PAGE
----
Hundreds of thousands of parents in the U.S. are scrambling to find formula for their babies, and President Biden has invoked the Defense Production Act, a Cold War-era national-security law to boost domestic production. Yet the Food and Drug Administration has been enforcing an effective ban on formula from Europe, the world’s largest producer and exporter.
Some of the current shortage of baby formula derives from pandemic-related labor and supply-chain problems, as well as a recall of Abbott Nutrition formula products, which knocked out a large chunk of domestic supply. The other domestic suppliers, such as Bobbie Baby Formula, simply can’t “flip a switch and just make more formula,” as CEO
The FDA has announced streamlined regulatory approvals for European formula, but it’s unclear whether such popular brands as Hipp, Holle and Kendamil will be permitted in the U.S., because their infant formula products aren’t registered with the FDA.
European baby formulas are regulated by European regulatory authorities, and research has found that most meet FDA-required nutrient levels. They don’t meet FDA labeling and other requirements, however. Most don’t have formula-preparation instructions in English, specific labeling on iron content or instructions on how to store the product. The FDA also has concerns about European formulas requiring less water per scoop, the temperature conditions under which they are stored, and their lack of a system to notify U.S. consumers of recalls. Major European producers such as Hipp and Holle have not spent the time and money needed to comply with FDA regulations.
Nonetheless, American parents want European formulas. Some believe they are healthier, while others report seeing fewer symptoms of acid reflux and food intolerance after switching. European Union food standards ban corn syrup, commonly found in U.S. formula, and require at least 30% of the carbohydrates to come from lactose, which scientists believe is preferable. And some parents prefer the variety that European brands offer, reporting that their babies seem to like the taste better and have gained more weight. While these brands won’t work for everyone, having the choice allows parents to experiment until they find the right fit.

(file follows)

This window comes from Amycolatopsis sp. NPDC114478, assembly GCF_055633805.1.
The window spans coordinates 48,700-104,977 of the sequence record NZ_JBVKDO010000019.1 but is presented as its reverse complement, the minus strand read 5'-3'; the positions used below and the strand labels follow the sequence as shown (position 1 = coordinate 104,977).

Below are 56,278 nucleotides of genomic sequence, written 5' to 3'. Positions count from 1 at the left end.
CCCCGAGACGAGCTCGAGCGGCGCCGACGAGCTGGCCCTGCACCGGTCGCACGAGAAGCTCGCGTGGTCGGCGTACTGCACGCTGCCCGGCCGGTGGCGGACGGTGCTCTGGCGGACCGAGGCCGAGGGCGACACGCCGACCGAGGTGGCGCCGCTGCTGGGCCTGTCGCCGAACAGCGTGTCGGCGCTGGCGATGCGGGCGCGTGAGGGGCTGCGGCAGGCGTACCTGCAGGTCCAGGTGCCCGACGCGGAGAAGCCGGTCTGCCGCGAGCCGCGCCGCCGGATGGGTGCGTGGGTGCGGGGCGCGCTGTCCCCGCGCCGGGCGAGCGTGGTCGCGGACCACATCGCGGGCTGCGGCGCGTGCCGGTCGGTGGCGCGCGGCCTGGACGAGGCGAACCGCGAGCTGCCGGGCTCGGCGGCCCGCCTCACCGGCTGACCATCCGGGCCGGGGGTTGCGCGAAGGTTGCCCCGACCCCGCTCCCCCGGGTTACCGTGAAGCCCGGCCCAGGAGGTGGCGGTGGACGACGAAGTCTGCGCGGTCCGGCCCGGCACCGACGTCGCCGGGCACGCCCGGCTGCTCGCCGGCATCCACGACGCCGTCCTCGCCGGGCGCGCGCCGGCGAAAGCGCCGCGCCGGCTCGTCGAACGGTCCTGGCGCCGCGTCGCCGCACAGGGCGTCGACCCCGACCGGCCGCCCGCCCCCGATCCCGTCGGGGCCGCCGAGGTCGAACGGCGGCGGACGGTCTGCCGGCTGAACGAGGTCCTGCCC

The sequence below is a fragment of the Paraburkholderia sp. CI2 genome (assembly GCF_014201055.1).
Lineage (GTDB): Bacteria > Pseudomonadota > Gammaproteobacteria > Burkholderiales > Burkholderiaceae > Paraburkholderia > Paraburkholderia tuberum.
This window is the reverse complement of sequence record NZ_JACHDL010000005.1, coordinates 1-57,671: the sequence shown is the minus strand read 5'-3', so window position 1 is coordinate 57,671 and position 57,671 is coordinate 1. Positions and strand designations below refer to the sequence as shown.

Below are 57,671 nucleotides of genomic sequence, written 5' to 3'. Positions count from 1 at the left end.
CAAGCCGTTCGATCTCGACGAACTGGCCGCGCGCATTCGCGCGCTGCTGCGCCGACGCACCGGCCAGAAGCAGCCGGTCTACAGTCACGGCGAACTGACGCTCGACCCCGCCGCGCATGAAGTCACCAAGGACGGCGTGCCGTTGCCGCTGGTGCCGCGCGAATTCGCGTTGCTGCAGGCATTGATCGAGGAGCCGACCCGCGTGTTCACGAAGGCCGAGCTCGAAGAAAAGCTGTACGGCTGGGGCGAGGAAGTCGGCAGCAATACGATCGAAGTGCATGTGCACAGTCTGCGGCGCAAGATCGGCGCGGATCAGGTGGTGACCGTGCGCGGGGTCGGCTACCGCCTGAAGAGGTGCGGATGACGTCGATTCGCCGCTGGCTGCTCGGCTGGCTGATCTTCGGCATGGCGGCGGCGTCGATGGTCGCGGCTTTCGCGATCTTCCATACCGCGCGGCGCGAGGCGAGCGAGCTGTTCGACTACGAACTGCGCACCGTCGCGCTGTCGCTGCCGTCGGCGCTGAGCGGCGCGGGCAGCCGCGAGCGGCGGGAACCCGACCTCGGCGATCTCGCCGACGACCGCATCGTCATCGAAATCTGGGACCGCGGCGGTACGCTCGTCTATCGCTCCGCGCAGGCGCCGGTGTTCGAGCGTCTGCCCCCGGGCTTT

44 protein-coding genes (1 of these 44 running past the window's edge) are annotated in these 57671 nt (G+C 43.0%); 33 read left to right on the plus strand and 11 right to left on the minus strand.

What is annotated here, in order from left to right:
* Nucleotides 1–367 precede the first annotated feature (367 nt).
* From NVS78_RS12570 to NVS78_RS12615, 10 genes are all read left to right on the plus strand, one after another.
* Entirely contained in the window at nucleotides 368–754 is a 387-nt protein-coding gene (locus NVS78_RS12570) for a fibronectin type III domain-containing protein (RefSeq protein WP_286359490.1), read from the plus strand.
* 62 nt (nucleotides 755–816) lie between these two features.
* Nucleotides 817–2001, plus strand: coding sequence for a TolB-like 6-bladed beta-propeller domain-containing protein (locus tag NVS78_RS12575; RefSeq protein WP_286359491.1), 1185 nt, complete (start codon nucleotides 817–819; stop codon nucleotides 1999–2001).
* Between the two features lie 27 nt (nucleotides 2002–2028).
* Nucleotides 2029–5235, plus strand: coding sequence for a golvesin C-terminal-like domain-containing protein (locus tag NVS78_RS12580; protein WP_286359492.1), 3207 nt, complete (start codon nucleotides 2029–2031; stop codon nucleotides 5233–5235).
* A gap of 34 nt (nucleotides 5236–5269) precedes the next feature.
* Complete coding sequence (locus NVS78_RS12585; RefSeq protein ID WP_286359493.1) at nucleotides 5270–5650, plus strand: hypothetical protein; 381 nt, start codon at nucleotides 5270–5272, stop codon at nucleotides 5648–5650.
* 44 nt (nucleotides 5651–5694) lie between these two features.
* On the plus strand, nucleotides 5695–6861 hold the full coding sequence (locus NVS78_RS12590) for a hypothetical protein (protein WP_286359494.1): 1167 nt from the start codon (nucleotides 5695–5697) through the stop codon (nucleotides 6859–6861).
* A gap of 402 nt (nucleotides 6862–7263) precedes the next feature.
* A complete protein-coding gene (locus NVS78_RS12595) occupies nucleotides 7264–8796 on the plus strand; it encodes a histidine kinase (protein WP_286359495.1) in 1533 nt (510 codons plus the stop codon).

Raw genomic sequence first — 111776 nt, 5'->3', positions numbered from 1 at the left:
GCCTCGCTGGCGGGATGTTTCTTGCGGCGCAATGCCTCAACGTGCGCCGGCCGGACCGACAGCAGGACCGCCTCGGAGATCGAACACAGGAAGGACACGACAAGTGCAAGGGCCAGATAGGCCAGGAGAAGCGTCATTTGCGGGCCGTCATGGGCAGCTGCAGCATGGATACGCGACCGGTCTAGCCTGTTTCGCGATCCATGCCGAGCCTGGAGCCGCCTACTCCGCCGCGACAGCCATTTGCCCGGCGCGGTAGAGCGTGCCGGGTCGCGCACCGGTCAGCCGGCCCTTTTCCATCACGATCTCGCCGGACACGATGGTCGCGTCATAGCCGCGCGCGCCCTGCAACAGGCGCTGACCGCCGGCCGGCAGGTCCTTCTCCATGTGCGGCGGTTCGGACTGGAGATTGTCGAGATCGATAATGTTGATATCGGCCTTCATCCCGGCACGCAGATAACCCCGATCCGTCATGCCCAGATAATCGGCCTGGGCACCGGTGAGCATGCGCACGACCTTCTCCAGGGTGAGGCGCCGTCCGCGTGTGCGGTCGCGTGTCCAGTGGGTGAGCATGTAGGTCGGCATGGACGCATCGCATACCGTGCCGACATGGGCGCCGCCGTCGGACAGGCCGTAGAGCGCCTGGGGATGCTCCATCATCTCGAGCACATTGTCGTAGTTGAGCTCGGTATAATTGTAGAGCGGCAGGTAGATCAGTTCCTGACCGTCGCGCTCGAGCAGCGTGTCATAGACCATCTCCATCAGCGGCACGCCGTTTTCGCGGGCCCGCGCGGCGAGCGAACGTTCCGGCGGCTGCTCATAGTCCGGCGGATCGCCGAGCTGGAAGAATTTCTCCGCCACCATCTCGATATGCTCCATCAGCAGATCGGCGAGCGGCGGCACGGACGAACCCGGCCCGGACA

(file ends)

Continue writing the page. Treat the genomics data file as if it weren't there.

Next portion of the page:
Parental demand led to American mom-and-pop vendors selling European formula because the manufacturers wouldn’t make the effort. They even provided translated instructions. But the FDA in the past year has cracked down on these sellers. Without notice, thousands of families were left scrambling to find more formula. Parents who tried to purchase directly from Europe had hundreds of dollars of formula seized by U.S. customs agents. One parent reported that she had nearly $700 of formula destroyed at the border—in the middle of a national formula shortage.
The FDA’s actions have exacerbated the problem they were trying to solve. The agency cites concerns about storing and transporting powdered formula to avoid bacterial contamination or product deterioration. But by shutting down trusted vendors who had built a reputation on importing and selling high-quality products, the FDA drove desperate parents to untested sellers, creating the storage and handling concerns that caused the FDA to distrust European products. The difficulty finding preferred baby formula brands also increased the likelihood of inauthentic products and unscrupulous sellers taking advantage of parents in need.
Recent FDA measures to ease restrictions are temporary and thus insufficient to either encourage retailers to reopen their stores or European manufacturers to engage the U.S. market. Tariffs on baby formula don’t help.
Hopefully the FDA’s concern is truly about non-English labeling, different scoop sizes, recall alerts and transportation and storage safety—and not about protecting the interests of domestic dairy and formula companies. If the FDA refuses to leave baby formula to the market (and American parents’ own judgment), it could help directly by providing English-language instructions, converting to American-size scoops and explaining European health and safety standards. The FDA might even coordinate with European regulatory authorities on recalls.
By trusting American parents to make sound choices, the FDA would help to maximize U.S. formula supply during a shortage, diversify a highly concentrated domestic formula market and put thousands of worried families’ minds at ease. The approach carries its own risks, but isn’t it better than seizing and destroying thousands of pounds of baby formula in the middle of a national crisis?
Mr. Lincicome is director of economics and trade at the Cato Institute, where Ms. Ekins is vice president and director of polling.
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